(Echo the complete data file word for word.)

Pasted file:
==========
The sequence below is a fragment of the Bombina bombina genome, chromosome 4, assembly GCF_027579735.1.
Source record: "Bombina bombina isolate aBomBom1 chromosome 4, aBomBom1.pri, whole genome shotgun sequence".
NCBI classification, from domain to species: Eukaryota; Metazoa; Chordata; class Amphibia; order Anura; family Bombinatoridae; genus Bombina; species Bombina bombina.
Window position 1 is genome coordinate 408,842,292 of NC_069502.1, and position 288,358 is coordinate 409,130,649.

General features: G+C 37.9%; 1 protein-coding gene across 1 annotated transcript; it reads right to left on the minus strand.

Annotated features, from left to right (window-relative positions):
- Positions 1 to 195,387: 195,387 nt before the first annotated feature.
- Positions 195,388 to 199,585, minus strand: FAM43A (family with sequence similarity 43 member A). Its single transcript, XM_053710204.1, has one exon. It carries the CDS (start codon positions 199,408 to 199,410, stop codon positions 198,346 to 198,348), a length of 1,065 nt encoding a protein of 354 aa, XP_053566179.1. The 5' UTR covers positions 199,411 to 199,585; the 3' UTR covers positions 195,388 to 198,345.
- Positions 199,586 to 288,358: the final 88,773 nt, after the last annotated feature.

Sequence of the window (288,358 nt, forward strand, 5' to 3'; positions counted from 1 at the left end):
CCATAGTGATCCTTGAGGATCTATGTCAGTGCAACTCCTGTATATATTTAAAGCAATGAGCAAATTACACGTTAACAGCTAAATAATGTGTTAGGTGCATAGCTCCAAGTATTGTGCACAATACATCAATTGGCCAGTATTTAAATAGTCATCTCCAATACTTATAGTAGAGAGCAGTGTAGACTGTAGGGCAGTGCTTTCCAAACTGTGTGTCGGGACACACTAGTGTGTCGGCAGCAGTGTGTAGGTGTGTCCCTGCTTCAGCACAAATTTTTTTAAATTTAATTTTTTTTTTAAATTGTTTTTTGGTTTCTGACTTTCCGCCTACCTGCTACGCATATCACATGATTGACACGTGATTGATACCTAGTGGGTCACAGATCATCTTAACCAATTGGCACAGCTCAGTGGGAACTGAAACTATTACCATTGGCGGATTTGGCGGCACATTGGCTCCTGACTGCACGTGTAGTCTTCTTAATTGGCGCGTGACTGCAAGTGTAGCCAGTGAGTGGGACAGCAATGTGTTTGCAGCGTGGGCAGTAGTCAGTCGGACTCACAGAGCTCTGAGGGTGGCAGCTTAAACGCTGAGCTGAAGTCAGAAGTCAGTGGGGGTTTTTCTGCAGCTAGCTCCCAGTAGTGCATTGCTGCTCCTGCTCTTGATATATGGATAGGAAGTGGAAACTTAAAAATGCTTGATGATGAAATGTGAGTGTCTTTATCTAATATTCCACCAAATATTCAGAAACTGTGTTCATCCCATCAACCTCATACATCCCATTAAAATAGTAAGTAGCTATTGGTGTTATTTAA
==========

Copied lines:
The sequence below is a fragment of the Bombina bombina genome, chromosome 4, assembly GCF_027579735.1.
Source record: "Bombina bombina isolate aBomBom1 chromosome 4, aBomBom1.pri, whole genome shotgun sequence".
NCBI classification, from domain to species: Eukaryota; Metazoa; Chordata; class Amphibia; order Anura; family Bombinatoridae; genus Bombina; species Bombina bombina.
Window position 1 is genome coordinate 408,842,292 of NC_069502.1, and position 288,358 is coordinate 409,130,649.

General features: G+C 37.9%; 1 protein-coding gene across 1 annotated transcript; it reads right to left on the minus strand.

Annotated features, from left to right (window-relative positions):
- Positions 1 to 195,387: 195,387 nt before the first annotated feature.
- Positions 195,388 to 199,585, minus strand: FAM43A (family with sequence similarity 43 member A). Its single transcript, XM_053710204.1, has one exon. It carries the CDS (start codon positions 199,408 to 199,410, stop codon positions 198,346 to 198,348), a length of 1,065 nt encoding a protein of 354 aa, XP_053566179.1. The 5' UTR covers positions 199,411 to 199,585; the 3' UTR covers positions 195,388 to 198,345.
- Positions 199,586 to 288,358: the final 88,773 nt, after the last annotated feature.

Sequence of the window (288,358 nt, forward strand, 5' to 3'; positions counted from 1 at the left end):
CCATAGTGATCCTTGAGGATCTATGTCAGTGCAACTCCTGTATATATTTAAAGCAATGAGCAAATTACACGTTAACAGCTAAATAATGTGTTAGGTGCATAGCTCCAAGTATTGTGCACAATACATCAATTGGCCAGTATTTAAATAGTCATCTCCAATACTTATAGTAGAGAGCAGTGTAGACTGTAGGGCAGTGCTTTCCAAACTGTGTGTCGGGACACACTAGTGTGTCGGCAGCAGTGTGTAGGTGTGTCCCTGCTTCAGCACAAATTTTTTTAAATTTAATTTTTTTTTTAAATTGTTTTTTGGTTTCTGACTTTCCGCCTACCTGCTACGCATATCACATGATTGACACGTGATTGATACCTAGTGGGTCACAGATCATCTTAACCAATTGGCACAGCTCAGTGGGAACTGAAACTATTACCATTGGCGGATTTGGCGGCACATTGGCTCCTGACTGCACGTGTAGTCTTCTTAATTGGCGCGTGACTGCAAGTGTAGCCAGTGAGTGGGACAGCAATGTGTTTGCAGCGTGGGCAGTAGTCAGTCGGACTCACAGAGCTCTGAGGGTGGCAGCTTAAACGCTGAGCTGAAGTCAGAAGTCAGTGGGGGTTTTTCTGCAGCTAGCTCCCAGTAGTGCATTGCTGCTCCTGCTCTTGATATATGGATAGGAAGTGGAAACTTAAAAATGCTTGATGATGAAATGTGAGTGTCTTTATCTAATATTCCACCAAATATTCAGAAACTGTGTTCATCCCATCAACCTCATACATCCCATTAAAATAGTAAGTAGCTATTGGTGTTATTTAA